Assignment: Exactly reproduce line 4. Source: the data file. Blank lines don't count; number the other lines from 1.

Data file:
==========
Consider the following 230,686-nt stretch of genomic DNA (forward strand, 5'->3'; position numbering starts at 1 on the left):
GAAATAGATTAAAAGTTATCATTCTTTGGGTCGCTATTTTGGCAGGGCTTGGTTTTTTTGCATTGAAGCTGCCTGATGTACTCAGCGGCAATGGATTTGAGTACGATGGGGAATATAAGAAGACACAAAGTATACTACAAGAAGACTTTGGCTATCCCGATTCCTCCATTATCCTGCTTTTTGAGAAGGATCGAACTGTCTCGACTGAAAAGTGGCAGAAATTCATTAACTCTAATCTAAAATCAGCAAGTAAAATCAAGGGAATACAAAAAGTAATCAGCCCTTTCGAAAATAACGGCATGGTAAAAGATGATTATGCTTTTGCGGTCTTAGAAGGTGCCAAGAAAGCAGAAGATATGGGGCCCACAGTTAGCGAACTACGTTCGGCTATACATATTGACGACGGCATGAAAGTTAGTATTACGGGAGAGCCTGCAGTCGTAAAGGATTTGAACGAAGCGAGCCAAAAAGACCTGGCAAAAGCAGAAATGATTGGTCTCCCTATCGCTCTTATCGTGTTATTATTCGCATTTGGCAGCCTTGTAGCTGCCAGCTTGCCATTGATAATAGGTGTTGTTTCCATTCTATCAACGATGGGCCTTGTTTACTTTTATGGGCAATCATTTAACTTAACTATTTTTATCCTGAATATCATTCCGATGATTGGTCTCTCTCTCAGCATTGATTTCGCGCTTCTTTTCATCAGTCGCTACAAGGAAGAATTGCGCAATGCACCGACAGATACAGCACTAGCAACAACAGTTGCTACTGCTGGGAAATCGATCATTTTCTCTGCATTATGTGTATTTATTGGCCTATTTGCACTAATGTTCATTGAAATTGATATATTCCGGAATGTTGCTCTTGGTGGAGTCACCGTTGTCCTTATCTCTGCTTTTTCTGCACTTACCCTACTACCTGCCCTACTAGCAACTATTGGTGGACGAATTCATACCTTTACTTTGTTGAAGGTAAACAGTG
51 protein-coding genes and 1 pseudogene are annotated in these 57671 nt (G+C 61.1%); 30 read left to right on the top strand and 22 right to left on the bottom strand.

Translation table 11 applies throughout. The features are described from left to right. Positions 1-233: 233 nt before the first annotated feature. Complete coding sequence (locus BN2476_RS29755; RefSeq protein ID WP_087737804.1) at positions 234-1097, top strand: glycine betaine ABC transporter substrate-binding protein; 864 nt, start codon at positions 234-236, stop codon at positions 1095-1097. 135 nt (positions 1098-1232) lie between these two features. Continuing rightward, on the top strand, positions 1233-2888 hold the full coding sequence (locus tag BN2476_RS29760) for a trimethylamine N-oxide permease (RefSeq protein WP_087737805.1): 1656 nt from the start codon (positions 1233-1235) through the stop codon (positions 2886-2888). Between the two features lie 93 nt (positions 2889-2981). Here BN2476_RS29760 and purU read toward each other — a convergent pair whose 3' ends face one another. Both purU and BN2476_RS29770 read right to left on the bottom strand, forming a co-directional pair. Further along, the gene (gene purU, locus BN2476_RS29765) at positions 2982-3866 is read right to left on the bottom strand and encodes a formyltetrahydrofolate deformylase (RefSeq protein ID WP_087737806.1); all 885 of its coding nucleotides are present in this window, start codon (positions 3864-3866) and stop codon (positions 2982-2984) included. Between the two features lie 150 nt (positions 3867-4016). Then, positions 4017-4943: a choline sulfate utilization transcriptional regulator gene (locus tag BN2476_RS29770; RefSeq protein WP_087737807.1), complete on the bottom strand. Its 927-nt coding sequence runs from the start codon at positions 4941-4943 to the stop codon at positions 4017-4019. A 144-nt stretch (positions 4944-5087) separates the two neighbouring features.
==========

Translation table 11 applies throughout. The features are described from left to right. Positions 1-233: 233 nt before the first annotated feature. Complete coding sequence (locus BN2476_RS29755; RefSeq protein ID WP_087737804.1) at positions 234-1097, top strand: glycine betaine ABC transporter substrate-binding protein; 864 nt, start codon at positions 234-236, stop codon at positions 1095-1097. 135 nt (positions 1098-1232) lie between these two features. Continuing rightward, on the top strand, positions 1233-2888 hold the full coding sequence (locus tag BN2476_RS29760) for a trimethylamine N-oxide permease (RefSeq protein WP_087737805.1): 1656 nt from the start codon (positions 1233-1235) through the stop codon (positions 2886-2888). Between the two features lie 93 nt (positions 2889-2981). Here BN2476_RS29760 and purU read toward each other — a convergent pair whose 3' ends face one another. Both purU and BN2476_RS29770 read right to left on the bottom strand, forming a co-directional pair. Further along, the gene (gene purU, locus BN2476_RS29765) at positions 2982-3866 is read right to left on the bottom strand and encodes a formyltetrahydrofolate deformylase (RefSeq protein ID WP_087737806.1); all 885 of its coding nucleotides are present in this window, start codon (positions 3864-3866) and stop codon (positions 2982-2984) included. Between the two features lie 150 nt (positions 3867-4016). Then, positions 4017-4943: a choline sulfate utilization transcriptional regulator gene (locus tag BN2476_RS29770; RefSeq protein WP_087737807.1), complete on the bottom strand. Its 927-nt coding sequence runs from the start codon at positions 4941-4943 to the stop codon at positions 4017-4019. A 144-nt stretch (positions 4944-5087) separates the two neighbouring features.